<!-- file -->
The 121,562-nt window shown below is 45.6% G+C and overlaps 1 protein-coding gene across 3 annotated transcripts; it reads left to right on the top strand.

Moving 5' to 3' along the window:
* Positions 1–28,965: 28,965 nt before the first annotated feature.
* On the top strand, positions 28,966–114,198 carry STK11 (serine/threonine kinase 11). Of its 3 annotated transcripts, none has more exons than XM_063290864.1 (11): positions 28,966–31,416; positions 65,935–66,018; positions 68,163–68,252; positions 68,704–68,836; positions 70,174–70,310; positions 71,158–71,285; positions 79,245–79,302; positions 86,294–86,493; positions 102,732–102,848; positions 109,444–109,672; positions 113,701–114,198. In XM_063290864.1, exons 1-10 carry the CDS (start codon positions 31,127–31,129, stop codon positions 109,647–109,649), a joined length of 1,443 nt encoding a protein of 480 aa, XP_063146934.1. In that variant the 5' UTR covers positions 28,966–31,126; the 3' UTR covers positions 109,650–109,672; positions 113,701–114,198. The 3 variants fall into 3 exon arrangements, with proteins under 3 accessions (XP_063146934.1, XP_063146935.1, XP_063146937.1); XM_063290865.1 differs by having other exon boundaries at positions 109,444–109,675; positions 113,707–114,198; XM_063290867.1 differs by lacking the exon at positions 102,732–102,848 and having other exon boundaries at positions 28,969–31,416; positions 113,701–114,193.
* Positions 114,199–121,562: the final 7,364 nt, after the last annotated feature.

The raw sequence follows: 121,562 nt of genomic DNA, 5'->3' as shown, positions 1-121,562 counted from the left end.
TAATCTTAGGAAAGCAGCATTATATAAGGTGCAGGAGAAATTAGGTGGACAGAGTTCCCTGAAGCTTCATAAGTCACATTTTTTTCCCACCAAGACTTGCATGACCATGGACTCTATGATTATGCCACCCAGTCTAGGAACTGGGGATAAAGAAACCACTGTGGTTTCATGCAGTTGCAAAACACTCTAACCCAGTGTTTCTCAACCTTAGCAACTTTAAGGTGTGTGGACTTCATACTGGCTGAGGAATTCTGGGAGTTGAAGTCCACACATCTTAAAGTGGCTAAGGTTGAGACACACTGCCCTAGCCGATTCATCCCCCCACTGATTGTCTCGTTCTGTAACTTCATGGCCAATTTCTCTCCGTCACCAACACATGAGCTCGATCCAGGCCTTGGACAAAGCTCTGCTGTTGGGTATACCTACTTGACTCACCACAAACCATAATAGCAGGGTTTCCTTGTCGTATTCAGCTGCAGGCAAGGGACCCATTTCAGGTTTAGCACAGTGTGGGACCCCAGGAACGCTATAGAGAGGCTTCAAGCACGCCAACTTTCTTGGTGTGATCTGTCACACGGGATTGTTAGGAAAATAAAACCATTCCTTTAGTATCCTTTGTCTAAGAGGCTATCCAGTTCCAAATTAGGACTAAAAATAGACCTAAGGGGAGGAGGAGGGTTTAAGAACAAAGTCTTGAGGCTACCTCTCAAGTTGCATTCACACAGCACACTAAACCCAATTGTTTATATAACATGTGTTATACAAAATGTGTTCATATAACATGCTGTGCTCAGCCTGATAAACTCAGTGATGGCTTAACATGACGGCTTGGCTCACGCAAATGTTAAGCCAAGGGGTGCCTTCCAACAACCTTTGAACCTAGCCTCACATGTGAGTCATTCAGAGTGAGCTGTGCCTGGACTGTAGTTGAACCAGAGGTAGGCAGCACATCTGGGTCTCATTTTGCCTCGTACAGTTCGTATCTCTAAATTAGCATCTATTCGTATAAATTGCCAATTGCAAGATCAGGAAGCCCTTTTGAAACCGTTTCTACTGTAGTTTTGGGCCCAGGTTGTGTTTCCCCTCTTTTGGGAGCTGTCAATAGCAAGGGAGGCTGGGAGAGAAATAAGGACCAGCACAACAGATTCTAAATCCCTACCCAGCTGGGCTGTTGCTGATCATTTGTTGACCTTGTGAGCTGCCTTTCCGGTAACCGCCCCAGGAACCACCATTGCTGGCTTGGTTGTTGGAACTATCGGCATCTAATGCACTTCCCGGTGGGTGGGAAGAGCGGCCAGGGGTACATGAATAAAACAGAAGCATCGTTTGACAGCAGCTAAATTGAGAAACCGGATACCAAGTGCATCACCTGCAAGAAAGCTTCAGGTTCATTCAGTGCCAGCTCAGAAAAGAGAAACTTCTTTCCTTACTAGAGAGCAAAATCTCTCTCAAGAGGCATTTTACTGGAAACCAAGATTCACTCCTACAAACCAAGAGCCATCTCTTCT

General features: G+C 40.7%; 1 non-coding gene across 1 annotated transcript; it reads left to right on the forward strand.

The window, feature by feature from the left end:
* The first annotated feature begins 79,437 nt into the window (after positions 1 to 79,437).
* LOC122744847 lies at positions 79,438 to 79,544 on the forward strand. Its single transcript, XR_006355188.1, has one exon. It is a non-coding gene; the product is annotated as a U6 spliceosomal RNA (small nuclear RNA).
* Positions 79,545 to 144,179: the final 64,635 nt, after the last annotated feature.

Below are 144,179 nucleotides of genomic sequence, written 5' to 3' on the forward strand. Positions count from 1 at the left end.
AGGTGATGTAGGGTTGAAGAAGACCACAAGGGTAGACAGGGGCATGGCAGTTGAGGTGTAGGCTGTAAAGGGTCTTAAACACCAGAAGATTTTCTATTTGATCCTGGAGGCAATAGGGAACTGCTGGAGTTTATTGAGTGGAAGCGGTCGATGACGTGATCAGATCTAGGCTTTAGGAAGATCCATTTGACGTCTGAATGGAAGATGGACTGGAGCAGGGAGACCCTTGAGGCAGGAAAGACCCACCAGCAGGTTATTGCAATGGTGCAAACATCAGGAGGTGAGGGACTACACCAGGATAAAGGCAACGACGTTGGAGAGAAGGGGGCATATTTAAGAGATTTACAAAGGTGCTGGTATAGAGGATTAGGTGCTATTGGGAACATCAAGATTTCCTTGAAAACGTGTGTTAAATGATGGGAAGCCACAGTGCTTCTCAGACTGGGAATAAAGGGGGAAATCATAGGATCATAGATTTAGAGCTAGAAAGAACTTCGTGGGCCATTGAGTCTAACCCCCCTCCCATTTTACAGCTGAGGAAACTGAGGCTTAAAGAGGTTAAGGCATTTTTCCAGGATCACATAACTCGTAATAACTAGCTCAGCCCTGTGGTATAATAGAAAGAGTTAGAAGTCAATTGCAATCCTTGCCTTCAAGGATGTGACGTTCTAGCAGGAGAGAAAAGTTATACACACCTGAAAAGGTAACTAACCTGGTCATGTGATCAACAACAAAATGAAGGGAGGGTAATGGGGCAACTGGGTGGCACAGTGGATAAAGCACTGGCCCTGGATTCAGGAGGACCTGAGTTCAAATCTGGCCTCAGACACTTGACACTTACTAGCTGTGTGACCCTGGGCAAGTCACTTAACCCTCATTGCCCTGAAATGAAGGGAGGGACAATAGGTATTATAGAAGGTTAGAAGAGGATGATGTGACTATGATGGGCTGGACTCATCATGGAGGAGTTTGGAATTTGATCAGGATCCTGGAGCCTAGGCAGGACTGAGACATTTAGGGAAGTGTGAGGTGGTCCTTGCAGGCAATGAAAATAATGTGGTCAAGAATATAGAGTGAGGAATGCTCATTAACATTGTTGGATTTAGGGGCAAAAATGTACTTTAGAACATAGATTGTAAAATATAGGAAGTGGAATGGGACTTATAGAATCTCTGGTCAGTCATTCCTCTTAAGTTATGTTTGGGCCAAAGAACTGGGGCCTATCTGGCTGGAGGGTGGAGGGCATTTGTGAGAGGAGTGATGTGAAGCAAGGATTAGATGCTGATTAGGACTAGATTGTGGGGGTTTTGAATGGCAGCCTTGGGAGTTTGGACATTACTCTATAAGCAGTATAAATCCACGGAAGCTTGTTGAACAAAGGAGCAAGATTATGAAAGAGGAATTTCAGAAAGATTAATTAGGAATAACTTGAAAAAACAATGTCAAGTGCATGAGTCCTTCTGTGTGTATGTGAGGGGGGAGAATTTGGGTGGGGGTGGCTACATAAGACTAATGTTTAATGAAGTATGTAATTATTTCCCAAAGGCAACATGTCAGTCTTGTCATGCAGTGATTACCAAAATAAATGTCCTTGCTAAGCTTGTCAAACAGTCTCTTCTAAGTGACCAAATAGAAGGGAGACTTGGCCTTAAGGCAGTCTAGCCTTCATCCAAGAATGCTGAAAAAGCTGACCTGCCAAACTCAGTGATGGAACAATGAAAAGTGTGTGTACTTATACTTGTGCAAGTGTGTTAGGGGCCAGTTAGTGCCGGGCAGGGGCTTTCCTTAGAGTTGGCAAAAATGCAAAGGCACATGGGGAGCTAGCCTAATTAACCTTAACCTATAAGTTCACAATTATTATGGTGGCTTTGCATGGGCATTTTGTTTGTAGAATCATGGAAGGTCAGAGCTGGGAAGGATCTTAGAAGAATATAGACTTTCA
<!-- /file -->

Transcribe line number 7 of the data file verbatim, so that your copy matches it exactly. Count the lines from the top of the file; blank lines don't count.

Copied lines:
TAATCTTAGGAAAGCAGCATTATATAAGGTGCAGGAGAAATTAGGTGGACAGAGTTCCCTGAAGCTTCATAAGTCACATTTTTTTCCCACCAAGACTTGCATGACCATGGACTCTATGATTATGCCACCCAGTCTAGGAACTGGGGATAAAGAAACCACTGTGGTTTCATGCAGTTGCAAAACACTCTAACCCAGTGTTTCTCAACCTTAGCAACTTTAAGGTGTGTGGACTTCATACTGGCTGAGGAATTCTGGGAGTTGAAGTCCACACATCTTAAAGTGGCTAAGGTTGAGACACACTGCCCTAGCCGATTCATCCCCCCACTGATTGTCTCGTTCTGTAACTTCATGGCCAATTTCTCTCCGTCACCAACACATGAGCTCGATCCAGGCCTTGGACAAAGCTCTGCTGTTGGGTATACCTACTTGACTCACCACAAACCATAATAGCAGGGTTTCCTTGTCGTATTCAGCTGCAGGCAAGGGACCCATTTCAGGTTTAGCACAGTGTGGGACCCCAGGAACGCTATAGAGAGGCTTCAAGCACGCCAACTTTCTTGGTGTGATCTGTCACACGGGATTGTTAGGAAAATAAAACCATTCCTTTAGTATCCTTTGTCTAAGAGGCTATCCAGTTCCAAATTAGGACTAAAAATAGACCTAAGGGGAGGAGGAGGGTTTAAGAACAAAGTCTTGAGGCTACCTCTCAAGTTGCATTCACACAGCACACTAAACCCAATTGTTTATATAACATGTGTTATACAAAATGTGTTCATATAACATGCTGTGCTCAGCCTGATAAACTCAGTGATGGCTTAACATGACGGCTTGGCTCACGCAAATGTTAAGCCAAGGGGTGCCTTCCAACAACCTTTGAACCTAGCCTCACATGTGAGTCATTCAGAGTGAGCTGTGCCTGGACTGTAGTTGAACCAGAGGTAGGCAGCACATCTGGGTCTCATTTTGCCTCGTACAGTTCGTATCTCTAAATTAGCATCTATTCGTATAAATTGCCAATTGCAAGATCAGGAAGCCCTTTTGAAACCGTTTCTACTGTAGTTTTGGGCCCAGGTTGTGTTTCCCCTCTTTTGGGAGCTGTCAATAGCAAGGGAGGCTGGGAGAGAAATAAGGACCAGCACAACAGATTCTAAATCCCTACCCAGCTGGGCTGTTGCTGATCATTTGTTGACCTTGTGAGCTGCCTTTCCGGTAACCGCCCCAGGAACCACCATTGCTGGCTTGGTTGTTGGAACTATCGGCATCTAATGCACTTCCCGGTGGGTGGGAAGAGCGGCCAGGGGTACATGAATAAAACAGAAGCATCGTTTGACAGCAGCTAAATTGAGAAACCGGATACCAAGTGCATCACCTGCAAGAAAGCTTCAGGTTCATTCAGTGCCAGCTCAGAAAAGAGAAACTTCTTTCCTTACTAGAGAGCAAAATCTCTCTCAAGAGGCATTTTACTGGAAACCAAGATTCACTCCTACAAACCAAGAGCCATCTCTTCT